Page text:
Latest trends of Advanced Air Mobility policy in the United States 2023
- comprehensive approach for operations

  • Colloquium
  • Road transport
  • New Technology and Innovation

The 157th Transport Policy Colloquium -Washington Report XVⅢ- (Online)



Date / Time Tue, Dec 05,2023
Event Number The 157th
Theme Lecture and Comment
 TSURI Shinichiro
  Japan International Transport and Tourism Institute, USA(JTTI-USA)

 SUZUKI Shinji
  Project Professor, Institute for Future Initiatives, the University of Tokyo

 Cordinator:YAI Tetsuo  
  President for Research, JTTRI

Event Summary

Amidst global expansion of the development and use of unmanned aerial vehicles (drones), Japan is working on introducing the commercial operation of the so-called “flying cars,” also known as Advanced Air Mobility (AAM), at the Expo 2025 Osaka, Kansai. All required systems and frameworks are due to be prepared by the end of FY2023. AAM’s commercial operation is also planned at 2024 Paris Olympics in Europe and also in 2025 in the United States, with many countries developing AAM aircraft and its operational systems for the launch. The Transport Policy Colloquium, held in January 2021, heard presentations about U.S. actions for the implementation of AAM, i.e. initiatives and development for addressing tasks and challenges involved.
Based on U.S. progress and up-to-date information, the latest Colloquium has examined the status of AAM aircraft development by venture business in various countries, as well as latest policy trends of the U.S. Federal Government on AAM (Advanced Air Mobility) including standards and concepts for type certification, operations and takeoff/landing sites, human resource development and social acceptance. Other presentations and discussions included AAM policy trends in Europe and Japan and considerations on the practical introduction of AAM in the future.

Main related SDGs

Program of the seminar is as the following

Opening Remarks

Tetsuya Okuda
 Executive Director,Japan Transport and Tourism Research Institute (JTTRI)
 President, Japan International Transport and Tourism Institute, USA (JITTI USA)
Lecture and Comment

TSURI Shinichiro
 Japan International Transport and Tourism Institute, USA(JTTI-USA)


 Project Professor, Institute for Future Initiatives, the University of Tokyo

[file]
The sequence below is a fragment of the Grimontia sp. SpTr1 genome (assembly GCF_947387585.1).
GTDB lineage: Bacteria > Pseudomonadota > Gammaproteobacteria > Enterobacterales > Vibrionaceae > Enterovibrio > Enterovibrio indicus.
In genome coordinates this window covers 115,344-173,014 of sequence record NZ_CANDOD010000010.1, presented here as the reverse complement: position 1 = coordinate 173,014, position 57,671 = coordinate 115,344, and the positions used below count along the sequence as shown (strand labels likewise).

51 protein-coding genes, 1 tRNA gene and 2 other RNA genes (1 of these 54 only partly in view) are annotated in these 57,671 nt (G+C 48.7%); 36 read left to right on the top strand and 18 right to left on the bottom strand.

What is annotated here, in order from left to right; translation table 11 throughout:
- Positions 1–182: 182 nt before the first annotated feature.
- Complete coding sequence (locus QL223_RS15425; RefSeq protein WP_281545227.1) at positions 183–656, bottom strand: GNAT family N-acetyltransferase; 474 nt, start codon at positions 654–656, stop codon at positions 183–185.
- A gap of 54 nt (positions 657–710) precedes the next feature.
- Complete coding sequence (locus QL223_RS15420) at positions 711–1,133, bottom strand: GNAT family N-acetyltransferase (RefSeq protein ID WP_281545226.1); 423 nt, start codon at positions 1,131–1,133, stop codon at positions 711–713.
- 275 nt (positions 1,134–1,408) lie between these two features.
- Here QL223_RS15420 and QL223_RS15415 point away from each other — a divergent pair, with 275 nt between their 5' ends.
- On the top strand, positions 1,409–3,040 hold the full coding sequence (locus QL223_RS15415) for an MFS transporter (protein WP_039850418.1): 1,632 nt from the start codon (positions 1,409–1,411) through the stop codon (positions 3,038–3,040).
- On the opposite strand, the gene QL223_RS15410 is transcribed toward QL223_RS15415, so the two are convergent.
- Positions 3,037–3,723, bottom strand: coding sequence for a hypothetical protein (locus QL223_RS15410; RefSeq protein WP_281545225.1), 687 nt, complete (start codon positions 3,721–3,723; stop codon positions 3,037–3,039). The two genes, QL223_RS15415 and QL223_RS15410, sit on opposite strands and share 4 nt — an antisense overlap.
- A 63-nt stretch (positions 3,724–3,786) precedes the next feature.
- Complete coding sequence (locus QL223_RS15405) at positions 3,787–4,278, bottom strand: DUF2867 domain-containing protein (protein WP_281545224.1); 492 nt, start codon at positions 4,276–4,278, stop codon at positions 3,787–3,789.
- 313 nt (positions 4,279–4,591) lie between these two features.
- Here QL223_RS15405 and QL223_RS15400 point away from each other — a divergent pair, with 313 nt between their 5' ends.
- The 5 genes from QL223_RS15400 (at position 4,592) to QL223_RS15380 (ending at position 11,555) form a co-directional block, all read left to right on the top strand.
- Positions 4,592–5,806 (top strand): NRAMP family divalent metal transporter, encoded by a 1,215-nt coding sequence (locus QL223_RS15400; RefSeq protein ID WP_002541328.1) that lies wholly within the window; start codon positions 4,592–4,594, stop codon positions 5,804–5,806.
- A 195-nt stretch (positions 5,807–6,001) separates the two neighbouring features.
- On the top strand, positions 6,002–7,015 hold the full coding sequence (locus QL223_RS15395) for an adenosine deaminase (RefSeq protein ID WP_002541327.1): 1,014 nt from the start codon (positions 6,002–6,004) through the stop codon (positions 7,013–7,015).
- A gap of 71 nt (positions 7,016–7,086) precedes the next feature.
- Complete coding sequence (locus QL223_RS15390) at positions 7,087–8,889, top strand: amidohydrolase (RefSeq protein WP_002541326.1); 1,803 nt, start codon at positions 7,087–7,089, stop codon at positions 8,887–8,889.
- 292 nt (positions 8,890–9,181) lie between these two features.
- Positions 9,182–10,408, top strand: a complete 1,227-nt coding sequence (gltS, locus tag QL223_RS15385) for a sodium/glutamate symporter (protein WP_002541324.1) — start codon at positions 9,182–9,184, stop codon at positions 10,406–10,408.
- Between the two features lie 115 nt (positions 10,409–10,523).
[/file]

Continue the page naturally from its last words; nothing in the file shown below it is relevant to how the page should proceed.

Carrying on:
Cordinator:YAI Tetsuo  
  President for Research, JTTRI

Outline of the seminar

Today’s outcome
Shinichiro Tsuri, Research Fellow of the Japan International Transport and Tourism Institute, USA in Washington D.C. conducted a presentation, “Latest trends of Advanced Air Mobility policy in the United States 2023 – Comprehensive approach for operations – .” Here are highlights of the presentation:

1. What is Advanced Air Mobility?
“Flying car,” as we call it in Japan, is referred to as “Advanced Air Mobility (AAM)” in the United States and “Innovative Air Mobility (IAM)” in Europe. The term “Urban Air Mobility (UAM)” is a subset of AAM or IAM referring to AAM that operates in urban and surrounding areas. Many countries envisage a new air transportation system based on advanced technologies such as eVTOL and automation.

2. Aircraft categories and development examples by country / manufacturer
eVTOL aircraft, mainly anticipated as AAM design, can be categorized into three types, namely Multi-rotor type, Lift-and-cruise type and Vectored thrust type.

① Multi-rotor type
The multi-rotor type is AAM that does not have fixed wings and uses a thrust mechanism consisting of three or more rotors for vertical take-off and landing. It is not suitable for high-speed operation and long-distance operation, but has a simple structure. Typical development examples include SkyDrive (Japan) and Volocopter (Germany).

② Lift-and-cruise type
The lift-and-cruise type is AAM that has fixed wings and uses different thrust mechanisms for vertical takeoff/landing and cruising. While being weighed down with the additional thrust mechanism, this type is more suited for high-speed and long-distance operations than the multi-rotor type due to the use of fixed wings. Typical development examples include the aircraft by Wisk Aero (US).

③ Vectored thrust type